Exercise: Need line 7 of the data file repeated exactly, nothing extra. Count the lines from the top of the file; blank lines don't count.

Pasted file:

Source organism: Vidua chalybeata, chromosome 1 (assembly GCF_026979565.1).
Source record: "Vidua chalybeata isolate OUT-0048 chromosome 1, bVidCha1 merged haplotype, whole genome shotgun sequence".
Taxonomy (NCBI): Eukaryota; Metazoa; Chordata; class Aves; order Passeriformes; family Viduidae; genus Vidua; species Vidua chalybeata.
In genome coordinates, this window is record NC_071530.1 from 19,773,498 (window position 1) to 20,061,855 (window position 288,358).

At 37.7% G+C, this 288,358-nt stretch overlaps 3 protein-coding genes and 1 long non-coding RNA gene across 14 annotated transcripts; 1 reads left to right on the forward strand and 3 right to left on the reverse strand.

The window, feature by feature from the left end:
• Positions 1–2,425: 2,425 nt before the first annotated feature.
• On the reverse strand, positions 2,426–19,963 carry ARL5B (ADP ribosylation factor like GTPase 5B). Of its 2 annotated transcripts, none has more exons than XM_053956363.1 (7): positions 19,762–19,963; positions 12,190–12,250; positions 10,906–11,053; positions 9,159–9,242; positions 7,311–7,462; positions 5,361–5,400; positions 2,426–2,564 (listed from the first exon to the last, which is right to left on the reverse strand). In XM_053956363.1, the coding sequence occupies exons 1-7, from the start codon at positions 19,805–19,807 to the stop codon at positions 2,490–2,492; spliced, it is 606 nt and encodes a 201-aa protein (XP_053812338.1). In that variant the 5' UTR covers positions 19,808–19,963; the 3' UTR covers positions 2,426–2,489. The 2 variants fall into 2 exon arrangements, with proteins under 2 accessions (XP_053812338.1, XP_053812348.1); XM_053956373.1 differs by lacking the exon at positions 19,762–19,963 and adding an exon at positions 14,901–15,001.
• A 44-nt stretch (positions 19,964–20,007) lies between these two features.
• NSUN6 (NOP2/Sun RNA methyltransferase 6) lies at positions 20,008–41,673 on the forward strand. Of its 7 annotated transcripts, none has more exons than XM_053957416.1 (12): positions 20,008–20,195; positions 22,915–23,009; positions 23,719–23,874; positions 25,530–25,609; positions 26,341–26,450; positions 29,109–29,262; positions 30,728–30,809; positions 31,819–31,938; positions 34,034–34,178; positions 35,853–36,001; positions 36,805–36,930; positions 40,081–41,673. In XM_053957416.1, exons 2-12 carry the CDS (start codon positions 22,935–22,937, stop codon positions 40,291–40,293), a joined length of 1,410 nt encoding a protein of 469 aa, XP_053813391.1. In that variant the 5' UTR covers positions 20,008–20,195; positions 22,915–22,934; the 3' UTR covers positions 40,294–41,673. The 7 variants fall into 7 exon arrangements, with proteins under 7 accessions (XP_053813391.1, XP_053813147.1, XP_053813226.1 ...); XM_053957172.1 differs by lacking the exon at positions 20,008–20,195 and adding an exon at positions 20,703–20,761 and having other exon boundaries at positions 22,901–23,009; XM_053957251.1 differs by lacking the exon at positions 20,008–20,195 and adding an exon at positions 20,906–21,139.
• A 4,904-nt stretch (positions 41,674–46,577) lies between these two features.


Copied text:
• Positions 1–2,425: 2,425 nt before the first annotated feature.